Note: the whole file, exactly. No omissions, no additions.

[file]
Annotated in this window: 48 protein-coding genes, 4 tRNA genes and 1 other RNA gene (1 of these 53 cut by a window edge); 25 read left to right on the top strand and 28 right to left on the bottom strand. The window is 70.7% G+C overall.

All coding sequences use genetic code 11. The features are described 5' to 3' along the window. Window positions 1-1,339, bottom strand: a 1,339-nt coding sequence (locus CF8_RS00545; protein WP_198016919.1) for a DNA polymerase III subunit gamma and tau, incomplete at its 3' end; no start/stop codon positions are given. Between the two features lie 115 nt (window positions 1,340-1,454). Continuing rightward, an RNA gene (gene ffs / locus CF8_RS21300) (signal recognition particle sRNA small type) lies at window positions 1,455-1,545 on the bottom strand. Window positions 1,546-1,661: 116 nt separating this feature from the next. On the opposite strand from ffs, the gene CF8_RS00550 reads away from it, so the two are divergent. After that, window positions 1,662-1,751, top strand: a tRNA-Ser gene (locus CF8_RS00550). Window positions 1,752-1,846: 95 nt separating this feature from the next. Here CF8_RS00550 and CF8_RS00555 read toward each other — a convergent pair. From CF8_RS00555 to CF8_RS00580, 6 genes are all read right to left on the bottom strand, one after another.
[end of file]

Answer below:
Annotated in this window: 48 protein-coding genes, 4 tRNA genes and 1 other RNA gene (1 of these 53 cut by a window edge); 25 read left to right on the top strand and 28 right to left on the bottom strand. The window is 70.7% G+C overall.

All coding sequences use genetic code 11. The features are described 5' to 3' along the window. Window positions 1-1,339, bottom strand: a 1,339-nt coding sequence (locus CF8_RS00545; protein WP_198016919.1) for a DNA polymerase III subunit gamma and tau, incomplete at its 3' end; no start/stop codon positions are given. Between the two features lie 115 nt (window positions 1,340-1,454). Continuing rightward, an RNA gene (gene ffs / locus CF8_RS21300) (signal recognition particle sRNA small type) lies at window positions 1,455-1,545 on the bottom strand. Window positions 1,546-1,661: 116 nt separating this feature from the next. On the opposite strand from ffs, the gene CF8_RS00550 reads away from it, so the two are divergent. After that, window positions 1,662-1,751, top strand: a tRNA-Ser gene (locus CF8_RS00550). Window positions 1,752-1,846: 95 nt separating this feature from the next. Here CF8_RS00550 and CF8_RS00555 read toward each other — a convergent pair. From CF8_RS00555 to CF8_RS00580, 6 genes are all read right to left on the bottom strand, one after another.